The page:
The 140 members of the Virginia General Assembly pride themselves on being citizen-legislators. The assembly, the oldest continuous lawmaking body in the Western Hemisphere, is a bedrock of American representational government. The citizen component of that expression is equally important.
A 2018 study by the Pew Research Center showed that two-thirds of Americans said they participated in politics in the past five years either by volunteering for or donating to campaigns, attending protests or meetings, contacting officials or expressing their views on social media. Nearly half said they had engaged in at least one of those activities in the previous year.
In Virginia, one novel approach to ensuring citizen participation is Del. Sam Rasoul’s “You Write the Bill” program. In its second year, the program offers constituents a hands-on short course in the legislative process, learning how to draft their ideas into bills and develop their lobbying strategy.
Rasoul, a Roanoke Democrat and a lawmaker since 2014, told us the “You Write the Bill” program is about transparency and empowerment, helping citizens understand how the system works. “As much as we can, in our own tiny way, we’re showing that this is how the process works and hopefully that helps them feel better about the process and being engaged,” he said.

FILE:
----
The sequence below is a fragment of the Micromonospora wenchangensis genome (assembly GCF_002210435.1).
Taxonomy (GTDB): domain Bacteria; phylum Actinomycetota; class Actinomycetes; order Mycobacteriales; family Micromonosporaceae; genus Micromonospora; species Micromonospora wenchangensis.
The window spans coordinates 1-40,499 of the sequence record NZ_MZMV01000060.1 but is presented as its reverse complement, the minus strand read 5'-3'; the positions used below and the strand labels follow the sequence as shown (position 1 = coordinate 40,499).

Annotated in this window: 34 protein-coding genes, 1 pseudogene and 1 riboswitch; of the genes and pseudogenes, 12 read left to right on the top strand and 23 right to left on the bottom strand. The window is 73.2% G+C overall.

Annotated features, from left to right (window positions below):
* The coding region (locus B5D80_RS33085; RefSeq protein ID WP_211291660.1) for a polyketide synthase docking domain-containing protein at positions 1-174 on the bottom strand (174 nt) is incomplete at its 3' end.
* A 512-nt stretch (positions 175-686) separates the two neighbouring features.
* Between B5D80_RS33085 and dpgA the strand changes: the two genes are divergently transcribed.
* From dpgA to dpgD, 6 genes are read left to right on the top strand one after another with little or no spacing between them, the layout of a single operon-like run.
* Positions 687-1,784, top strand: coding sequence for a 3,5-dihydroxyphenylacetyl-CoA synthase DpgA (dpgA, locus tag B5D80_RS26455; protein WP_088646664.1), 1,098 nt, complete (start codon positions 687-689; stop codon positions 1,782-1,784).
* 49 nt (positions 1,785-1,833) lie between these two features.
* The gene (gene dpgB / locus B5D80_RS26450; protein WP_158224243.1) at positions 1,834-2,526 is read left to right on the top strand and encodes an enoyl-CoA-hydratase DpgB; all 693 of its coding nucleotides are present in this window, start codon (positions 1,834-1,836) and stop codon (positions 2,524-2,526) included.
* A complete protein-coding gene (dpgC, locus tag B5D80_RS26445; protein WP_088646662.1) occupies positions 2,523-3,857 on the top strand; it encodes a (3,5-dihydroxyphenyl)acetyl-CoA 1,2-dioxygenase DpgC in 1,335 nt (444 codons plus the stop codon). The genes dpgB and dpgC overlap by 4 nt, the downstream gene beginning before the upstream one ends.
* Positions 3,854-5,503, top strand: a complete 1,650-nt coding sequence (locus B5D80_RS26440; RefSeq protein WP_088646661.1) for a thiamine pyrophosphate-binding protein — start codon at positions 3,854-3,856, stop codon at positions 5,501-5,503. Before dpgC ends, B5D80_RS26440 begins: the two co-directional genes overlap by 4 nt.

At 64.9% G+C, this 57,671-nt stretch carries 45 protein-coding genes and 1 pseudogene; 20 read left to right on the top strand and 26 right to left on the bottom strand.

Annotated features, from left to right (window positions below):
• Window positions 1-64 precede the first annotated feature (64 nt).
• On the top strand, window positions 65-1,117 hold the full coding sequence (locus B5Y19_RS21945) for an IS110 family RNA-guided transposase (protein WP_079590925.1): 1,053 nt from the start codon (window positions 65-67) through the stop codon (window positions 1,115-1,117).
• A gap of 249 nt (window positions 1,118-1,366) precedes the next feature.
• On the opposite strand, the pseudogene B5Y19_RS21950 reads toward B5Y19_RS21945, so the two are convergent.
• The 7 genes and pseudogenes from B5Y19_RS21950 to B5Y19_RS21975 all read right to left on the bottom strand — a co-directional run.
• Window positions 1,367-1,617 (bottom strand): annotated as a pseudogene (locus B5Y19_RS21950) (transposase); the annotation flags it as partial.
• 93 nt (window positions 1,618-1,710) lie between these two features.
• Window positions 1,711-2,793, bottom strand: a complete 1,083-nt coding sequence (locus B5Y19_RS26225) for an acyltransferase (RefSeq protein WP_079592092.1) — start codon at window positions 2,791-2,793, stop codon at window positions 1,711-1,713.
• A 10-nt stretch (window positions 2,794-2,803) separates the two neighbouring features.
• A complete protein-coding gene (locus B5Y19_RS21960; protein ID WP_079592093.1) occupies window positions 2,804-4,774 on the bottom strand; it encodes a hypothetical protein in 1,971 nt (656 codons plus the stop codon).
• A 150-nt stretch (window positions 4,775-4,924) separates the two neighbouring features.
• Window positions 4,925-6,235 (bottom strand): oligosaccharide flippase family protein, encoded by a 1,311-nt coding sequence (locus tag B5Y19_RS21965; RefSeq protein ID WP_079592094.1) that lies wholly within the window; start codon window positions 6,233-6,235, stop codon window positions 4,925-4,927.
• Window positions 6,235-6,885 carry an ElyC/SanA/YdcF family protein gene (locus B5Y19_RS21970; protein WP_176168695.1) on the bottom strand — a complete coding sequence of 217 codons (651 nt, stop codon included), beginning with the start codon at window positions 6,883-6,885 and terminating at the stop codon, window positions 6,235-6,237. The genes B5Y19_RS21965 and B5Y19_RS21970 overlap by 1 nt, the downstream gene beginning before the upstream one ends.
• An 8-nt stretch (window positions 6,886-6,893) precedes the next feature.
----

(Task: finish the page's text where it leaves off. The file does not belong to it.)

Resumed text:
Last year, the program generated 11 bill ideas for the 2019 session that were submitted to the Department of Legislative Services for drafting. Seven of those made it to the House of Delegates. Ultimately, two were voted into law as budget amendments, which concerned community schools and lowering the school counselor ratio.
This year’s program began Monday, and will meet twice more by November. More than 60 people showed up at the Melrose library branch in Roanoke, an increase from last year’s cohort of about 40. We’re glad to see the increased numbers. A healthy democracy depends on an engaged citizenry.
— Pamela Stallsmith